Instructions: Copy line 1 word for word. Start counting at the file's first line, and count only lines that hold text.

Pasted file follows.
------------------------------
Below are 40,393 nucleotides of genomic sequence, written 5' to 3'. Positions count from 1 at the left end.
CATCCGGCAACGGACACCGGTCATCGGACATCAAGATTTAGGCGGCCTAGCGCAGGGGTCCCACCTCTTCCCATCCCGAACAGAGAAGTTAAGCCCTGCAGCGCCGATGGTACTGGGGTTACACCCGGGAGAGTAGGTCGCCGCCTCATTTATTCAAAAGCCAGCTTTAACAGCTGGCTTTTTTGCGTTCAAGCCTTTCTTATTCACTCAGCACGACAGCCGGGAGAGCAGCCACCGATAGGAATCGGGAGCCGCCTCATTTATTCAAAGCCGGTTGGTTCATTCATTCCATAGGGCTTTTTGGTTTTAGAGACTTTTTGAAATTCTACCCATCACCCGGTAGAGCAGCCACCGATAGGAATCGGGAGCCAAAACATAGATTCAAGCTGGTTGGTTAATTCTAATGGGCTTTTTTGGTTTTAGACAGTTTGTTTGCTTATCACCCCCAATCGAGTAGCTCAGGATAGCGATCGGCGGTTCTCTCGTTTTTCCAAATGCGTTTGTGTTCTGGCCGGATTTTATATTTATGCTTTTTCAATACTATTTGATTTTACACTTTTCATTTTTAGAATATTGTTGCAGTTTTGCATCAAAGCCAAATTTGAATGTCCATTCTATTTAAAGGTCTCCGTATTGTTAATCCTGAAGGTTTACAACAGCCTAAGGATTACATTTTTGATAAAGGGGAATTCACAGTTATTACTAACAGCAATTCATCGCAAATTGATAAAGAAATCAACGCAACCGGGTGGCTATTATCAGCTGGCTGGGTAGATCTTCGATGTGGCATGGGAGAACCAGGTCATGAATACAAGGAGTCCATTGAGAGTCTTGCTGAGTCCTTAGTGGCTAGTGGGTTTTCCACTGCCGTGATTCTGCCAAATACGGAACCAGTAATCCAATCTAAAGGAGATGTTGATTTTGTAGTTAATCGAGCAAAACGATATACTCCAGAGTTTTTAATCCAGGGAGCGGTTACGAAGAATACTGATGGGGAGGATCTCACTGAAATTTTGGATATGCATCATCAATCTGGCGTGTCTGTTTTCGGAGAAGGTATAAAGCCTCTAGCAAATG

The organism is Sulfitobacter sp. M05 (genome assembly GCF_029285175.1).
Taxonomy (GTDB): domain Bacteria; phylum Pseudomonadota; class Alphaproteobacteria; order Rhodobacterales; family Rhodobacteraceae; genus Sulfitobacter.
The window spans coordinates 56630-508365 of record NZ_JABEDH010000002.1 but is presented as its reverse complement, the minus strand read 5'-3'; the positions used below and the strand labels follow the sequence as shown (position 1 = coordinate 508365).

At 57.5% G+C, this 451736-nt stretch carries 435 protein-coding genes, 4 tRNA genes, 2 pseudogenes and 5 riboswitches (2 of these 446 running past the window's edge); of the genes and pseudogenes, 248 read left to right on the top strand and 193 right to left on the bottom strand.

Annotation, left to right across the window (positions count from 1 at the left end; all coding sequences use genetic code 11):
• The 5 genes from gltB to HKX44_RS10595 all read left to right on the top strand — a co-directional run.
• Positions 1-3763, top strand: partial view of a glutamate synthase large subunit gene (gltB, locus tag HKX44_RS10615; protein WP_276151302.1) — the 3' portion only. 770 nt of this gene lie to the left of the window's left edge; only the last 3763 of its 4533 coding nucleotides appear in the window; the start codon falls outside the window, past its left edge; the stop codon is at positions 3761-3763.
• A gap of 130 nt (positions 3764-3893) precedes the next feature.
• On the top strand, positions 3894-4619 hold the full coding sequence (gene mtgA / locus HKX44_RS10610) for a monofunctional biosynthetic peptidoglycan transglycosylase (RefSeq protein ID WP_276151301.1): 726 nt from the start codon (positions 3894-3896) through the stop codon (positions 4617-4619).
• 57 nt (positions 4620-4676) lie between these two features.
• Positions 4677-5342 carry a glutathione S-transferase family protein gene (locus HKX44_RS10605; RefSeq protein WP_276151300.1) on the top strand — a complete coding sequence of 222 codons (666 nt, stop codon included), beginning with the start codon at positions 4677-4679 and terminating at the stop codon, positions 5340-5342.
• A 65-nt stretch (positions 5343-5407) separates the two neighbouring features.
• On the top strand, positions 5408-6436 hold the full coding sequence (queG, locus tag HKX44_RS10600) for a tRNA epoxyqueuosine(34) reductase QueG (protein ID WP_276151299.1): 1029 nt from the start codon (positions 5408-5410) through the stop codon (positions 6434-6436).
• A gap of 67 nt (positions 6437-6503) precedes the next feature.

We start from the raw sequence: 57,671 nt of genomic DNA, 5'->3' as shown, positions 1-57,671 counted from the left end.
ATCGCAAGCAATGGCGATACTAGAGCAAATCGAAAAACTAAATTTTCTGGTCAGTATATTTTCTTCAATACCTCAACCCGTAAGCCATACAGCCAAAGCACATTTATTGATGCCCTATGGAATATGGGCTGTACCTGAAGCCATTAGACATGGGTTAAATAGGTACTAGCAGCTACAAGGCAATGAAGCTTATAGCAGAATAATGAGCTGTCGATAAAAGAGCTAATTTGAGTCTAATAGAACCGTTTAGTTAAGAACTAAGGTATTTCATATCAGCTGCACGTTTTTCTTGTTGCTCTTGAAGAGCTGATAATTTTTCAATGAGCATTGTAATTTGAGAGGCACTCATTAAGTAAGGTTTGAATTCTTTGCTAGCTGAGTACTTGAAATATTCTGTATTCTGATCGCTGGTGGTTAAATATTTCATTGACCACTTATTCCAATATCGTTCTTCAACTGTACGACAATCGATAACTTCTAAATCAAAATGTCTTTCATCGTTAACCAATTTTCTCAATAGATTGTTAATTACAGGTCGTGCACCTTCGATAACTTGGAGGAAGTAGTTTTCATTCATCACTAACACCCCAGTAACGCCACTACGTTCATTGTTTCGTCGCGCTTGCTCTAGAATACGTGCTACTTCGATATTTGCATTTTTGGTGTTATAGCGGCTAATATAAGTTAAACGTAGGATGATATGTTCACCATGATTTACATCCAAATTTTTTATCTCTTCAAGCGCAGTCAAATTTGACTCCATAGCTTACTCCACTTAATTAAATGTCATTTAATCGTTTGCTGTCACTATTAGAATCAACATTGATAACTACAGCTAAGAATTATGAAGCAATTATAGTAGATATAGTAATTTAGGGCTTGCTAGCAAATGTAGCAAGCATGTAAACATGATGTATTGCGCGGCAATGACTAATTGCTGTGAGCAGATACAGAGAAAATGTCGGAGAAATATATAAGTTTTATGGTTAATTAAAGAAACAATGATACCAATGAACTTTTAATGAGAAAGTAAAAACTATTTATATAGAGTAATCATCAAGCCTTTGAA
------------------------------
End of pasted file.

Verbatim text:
Below are 40,393 nucleotides of genomic sequence, written 5' to 3'. Positions count from 1 at the left end.